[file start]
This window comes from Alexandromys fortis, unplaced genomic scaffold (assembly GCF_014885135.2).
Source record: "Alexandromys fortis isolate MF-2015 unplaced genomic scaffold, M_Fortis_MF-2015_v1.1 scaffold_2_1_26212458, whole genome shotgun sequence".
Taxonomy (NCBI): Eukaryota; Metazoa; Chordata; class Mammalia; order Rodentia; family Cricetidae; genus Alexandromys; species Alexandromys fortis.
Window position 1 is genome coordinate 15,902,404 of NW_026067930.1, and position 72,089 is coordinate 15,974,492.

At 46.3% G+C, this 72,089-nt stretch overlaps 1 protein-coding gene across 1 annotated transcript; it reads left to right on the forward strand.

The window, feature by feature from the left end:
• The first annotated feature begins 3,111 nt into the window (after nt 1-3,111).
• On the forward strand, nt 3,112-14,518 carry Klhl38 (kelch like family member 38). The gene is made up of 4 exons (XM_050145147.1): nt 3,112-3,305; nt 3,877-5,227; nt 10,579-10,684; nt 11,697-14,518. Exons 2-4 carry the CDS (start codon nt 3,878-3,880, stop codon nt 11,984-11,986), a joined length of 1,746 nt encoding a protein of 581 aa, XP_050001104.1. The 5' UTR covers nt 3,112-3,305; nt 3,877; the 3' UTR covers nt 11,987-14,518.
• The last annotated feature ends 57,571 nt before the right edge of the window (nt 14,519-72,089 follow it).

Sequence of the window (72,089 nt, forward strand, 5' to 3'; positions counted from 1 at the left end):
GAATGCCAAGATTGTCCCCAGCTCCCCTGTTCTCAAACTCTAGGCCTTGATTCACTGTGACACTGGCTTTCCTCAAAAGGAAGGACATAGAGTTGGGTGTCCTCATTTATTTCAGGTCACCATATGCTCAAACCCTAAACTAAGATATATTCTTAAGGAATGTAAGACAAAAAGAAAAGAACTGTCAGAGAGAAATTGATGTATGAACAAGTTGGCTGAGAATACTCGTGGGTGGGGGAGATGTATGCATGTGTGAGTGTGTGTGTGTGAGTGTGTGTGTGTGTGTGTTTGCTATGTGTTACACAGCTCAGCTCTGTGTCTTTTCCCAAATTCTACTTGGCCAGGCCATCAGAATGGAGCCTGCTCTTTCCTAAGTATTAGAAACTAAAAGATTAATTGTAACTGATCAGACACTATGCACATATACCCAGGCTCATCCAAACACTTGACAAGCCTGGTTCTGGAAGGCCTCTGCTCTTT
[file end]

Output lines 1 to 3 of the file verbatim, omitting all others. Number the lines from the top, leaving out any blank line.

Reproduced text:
This window comes from Alexandromys fortis, unplaced genomic scaffold (assembly GCF_014885135.2).
Source record: "Alexandromys fortis isolate MF-2015 unplaced genomic scaffold, M_Fortis_MF-2015_v1.1 scaffold_2_1_26212458, whole genome shotgun sequence".
Taxonomy (NCBI): Eukaryota; Metazoa; Chordata; class Mammalia; order Rodentia; family Cricetidae; genus Alexandromys; species Alexandromys fortis.